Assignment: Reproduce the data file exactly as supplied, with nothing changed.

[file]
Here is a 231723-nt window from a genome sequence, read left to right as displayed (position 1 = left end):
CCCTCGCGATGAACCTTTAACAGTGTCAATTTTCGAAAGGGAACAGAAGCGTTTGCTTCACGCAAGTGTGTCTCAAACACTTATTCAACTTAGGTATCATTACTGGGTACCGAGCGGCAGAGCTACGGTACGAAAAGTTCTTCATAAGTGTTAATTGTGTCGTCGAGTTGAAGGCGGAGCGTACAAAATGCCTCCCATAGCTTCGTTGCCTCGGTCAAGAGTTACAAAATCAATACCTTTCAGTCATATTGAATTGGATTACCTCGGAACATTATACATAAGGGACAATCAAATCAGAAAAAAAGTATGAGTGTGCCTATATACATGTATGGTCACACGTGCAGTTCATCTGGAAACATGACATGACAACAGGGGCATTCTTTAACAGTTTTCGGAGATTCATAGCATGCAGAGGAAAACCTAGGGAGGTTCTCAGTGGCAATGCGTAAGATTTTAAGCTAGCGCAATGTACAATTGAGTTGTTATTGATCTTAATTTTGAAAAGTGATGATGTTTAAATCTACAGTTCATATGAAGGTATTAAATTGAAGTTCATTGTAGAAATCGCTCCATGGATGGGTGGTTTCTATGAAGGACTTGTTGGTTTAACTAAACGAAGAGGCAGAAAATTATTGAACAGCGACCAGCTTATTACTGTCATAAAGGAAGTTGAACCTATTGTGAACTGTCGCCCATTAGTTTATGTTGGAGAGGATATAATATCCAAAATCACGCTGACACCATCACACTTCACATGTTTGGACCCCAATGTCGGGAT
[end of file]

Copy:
Here is a 231723-nt window from a genome sequence, read left to right as displayed (position 1 = left end):
CCCTCGCGATGAACCTTTAACAGTGTCAATTTTCGAAAGGGAACAGAAGCGTTTGCTTCACGCAAGTGTGTCTCAAACACTTATTCAACTTAGGTATCATTACTGGGTACCGAGCGGCAGAGCTACGGTACGAAAAGTTCTTCATAAGTGTTAATTGTGTCGTCGAGTTGAAGGCGGAGCGTACAAAATGCCTCCCATAGCTTCGTTGCCTCGGTCAAGAGTTACAAAATCAATACCTTTCAGTCATATTGAATTGGATTACCTCGGAACATTATACATAAGGGACAATCAAATCAGAAAAAAAGTATGAGTGTGCCTATATACATGTATGGTCACACGTGCAGTTCATCTGGAAACATGACATGACAACAGGGGCATTCTTTAACAGTTTTCGGAGATTCATAGCATGCAGAGGAAAACCTAGGGAGGTTCTCAGTGGCAATGCGTAAGATTTTAAGCTAGCGCAATGTACAATTGAGTTGTTATTGATCTTAATTTTGAAAAGTGATGATGTTTAAATCTACAGTTCATATGAAGGTATTAAATTGAAGTTCATTGTAGAAATCGCTCCATGGATGGGTGGTTTCTATGAAGGACTTGTTGGTTTAACTAAACGAAGAGGCAGAAAATTATTGAACAGCGACCAGCTTATTACTGTCATAAAGGAAGTTGAACCTATTGTGAACTGTCGCCCATTAGTTTATGTTGGAGAGGATATAATATCCAAAATCACGCTGACACCATCACACTTCACATGTTTGGACCCCAATGTCGGGAT